Welfare Losses from Wildfire Smoke: Evidence from Daily Outdoor Recreation Data
This working paper calculates the impact that wildfire smoke has on visits to public lands in the western United States, finding approximately $2.3 billion in annual welfare losses.
Wildfire smoke pollution is growing in the western United States. Estimates of its health impacts are numerous, but few revealed preference estimates of its damages exist. We study a setting where individuals are directly exposed to smoke, and avoidance behavior is measured with high frequency: outdoor recreation. We combine millions of administrative campground reservation records with satellite data on wildfire, smoke, and air pollution. These data are rich among most studies of recreation, with nearly 1,000 campgrounds and detailed individual-level observations. The data allow us to model sequential recreation decisions under evolving information using a novel control function approach. We estimate that wildfire smoke reduces welfare by $107 per person per trip. Damages are larger when campgrounds are affected by consecutive days of smoke and attenuated when smoke events are sufficiently far from active fires. In total, 21.5 million outdoor recreation visits in the western United States are affected by wildfire smoke every year, with annual welfare losses of approximately $2.3 billion. These findings contribute to a growing body of evidence on the costs of wildfire smoke.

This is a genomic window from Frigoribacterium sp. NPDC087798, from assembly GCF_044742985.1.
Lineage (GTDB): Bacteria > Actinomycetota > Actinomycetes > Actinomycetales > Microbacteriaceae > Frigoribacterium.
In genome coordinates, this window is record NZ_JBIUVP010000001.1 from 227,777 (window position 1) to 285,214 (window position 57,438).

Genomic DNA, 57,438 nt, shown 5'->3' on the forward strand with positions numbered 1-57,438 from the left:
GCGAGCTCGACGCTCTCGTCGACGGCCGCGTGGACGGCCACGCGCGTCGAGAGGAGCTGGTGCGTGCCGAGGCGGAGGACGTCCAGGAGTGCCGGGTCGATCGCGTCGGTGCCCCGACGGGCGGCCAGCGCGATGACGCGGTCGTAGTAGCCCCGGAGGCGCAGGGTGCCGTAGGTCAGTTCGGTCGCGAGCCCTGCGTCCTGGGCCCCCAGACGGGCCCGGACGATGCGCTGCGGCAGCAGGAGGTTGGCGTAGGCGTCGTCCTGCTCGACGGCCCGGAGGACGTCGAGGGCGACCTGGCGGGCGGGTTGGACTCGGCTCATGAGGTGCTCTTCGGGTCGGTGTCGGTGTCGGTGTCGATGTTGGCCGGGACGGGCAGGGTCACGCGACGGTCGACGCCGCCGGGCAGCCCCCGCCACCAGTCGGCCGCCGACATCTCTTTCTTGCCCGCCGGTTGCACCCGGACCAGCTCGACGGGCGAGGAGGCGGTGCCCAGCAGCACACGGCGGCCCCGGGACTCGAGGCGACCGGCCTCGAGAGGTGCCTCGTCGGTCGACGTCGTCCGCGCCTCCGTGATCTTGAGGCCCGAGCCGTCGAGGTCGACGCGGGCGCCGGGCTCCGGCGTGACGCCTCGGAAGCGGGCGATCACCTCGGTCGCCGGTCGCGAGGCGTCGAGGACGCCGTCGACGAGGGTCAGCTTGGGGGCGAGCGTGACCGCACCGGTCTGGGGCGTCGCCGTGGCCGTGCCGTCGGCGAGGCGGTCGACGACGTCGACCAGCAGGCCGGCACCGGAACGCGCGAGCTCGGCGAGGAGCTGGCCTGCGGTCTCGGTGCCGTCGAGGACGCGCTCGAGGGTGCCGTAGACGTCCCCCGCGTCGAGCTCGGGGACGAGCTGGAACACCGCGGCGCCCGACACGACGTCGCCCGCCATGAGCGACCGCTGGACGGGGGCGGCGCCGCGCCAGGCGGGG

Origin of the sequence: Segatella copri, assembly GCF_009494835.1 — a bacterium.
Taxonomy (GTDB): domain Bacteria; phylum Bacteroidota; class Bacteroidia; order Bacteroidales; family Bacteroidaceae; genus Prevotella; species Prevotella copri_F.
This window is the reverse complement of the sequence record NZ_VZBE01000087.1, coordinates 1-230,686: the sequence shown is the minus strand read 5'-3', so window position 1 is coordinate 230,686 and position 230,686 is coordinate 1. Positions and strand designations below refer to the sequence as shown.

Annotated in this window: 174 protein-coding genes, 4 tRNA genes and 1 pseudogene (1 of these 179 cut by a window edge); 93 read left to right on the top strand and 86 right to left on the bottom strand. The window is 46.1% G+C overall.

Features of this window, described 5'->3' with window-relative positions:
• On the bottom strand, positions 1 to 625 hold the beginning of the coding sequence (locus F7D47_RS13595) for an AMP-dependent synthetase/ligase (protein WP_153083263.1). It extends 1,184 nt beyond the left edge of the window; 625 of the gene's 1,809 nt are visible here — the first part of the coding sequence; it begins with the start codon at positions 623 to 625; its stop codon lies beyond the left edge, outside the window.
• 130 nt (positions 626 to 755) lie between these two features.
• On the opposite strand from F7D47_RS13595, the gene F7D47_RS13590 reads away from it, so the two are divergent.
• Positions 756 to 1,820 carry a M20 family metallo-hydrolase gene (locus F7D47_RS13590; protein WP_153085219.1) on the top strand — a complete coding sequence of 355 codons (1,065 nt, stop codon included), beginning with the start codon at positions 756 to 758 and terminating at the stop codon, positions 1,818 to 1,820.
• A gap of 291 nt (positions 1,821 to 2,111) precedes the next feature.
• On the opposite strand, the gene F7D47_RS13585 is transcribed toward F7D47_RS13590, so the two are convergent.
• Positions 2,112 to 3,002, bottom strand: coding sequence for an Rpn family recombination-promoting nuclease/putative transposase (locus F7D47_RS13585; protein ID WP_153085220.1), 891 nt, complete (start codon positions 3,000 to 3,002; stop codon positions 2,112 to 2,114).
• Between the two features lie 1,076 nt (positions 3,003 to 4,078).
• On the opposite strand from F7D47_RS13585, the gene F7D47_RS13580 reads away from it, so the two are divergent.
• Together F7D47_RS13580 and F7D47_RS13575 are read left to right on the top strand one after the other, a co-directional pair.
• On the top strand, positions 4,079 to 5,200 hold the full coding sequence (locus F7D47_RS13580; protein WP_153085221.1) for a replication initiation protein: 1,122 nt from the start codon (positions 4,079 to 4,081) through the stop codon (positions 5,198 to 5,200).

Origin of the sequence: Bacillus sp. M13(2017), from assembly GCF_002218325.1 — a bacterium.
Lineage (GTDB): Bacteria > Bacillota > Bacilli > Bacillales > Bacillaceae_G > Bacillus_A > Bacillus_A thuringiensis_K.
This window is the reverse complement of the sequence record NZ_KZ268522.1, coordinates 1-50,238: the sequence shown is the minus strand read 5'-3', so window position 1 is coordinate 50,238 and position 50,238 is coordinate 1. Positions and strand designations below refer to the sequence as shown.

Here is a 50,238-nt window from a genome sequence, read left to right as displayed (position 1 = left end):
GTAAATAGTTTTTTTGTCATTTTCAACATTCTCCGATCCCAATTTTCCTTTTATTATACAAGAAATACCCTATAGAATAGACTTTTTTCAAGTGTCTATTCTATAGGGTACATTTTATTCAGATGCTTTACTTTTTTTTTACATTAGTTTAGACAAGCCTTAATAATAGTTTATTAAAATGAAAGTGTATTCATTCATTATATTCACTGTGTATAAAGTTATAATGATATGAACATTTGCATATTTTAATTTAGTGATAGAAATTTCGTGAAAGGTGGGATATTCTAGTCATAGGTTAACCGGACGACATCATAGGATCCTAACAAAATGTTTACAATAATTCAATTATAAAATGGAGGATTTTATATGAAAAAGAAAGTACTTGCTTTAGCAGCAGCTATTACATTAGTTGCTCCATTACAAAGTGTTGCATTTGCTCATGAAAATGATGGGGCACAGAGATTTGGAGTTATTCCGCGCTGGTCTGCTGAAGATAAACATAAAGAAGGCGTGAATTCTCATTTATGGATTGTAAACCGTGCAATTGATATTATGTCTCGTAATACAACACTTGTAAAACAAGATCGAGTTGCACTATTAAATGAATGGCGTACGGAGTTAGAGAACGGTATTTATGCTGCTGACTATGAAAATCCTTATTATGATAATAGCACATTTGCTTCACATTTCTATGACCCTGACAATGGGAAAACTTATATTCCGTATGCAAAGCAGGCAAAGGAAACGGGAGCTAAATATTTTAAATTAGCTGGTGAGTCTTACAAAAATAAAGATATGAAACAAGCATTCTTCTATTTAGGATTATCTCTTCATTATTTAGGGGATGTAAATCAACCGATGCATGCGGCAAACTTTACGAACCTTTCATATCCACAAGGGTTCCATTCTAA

University of Alaska
Margaret A. Walls
Margaret Walls is a senior fellow at RFF. Her current research focuses on issues related to resilience and adaptation to extreme events, ecosystem services, and conservation, parks and public lands.
Press Release — Aug 14, 2023
Western US Wildfire Smoke Costs $2.3 Billion per Year in Health Impacts and Lost Enjoyment
A new working paper, published by scholars at RFF and the University of Alaska Anchorage, finds that camping trips to public lands are worth $107 less on average if they are affected by wildfire smoke.
Resources Magazine — Oct 4, 2023
As Sea Levels Rise, So Does Wastewater
Sea level rise poses a threat for waste disposal infrastructure. In houses with septic systems, rising wastewater can cause unhygienic overflows and system failures. More funding and community involvement can help address this expensive, growing problem.
Common Resources — Sep 27, 2023
Financing Investments in Climate Resilience: A New Approach
A new federal loan program provides support for projects that improve the resilience of communities in dealing with the effects of climate change.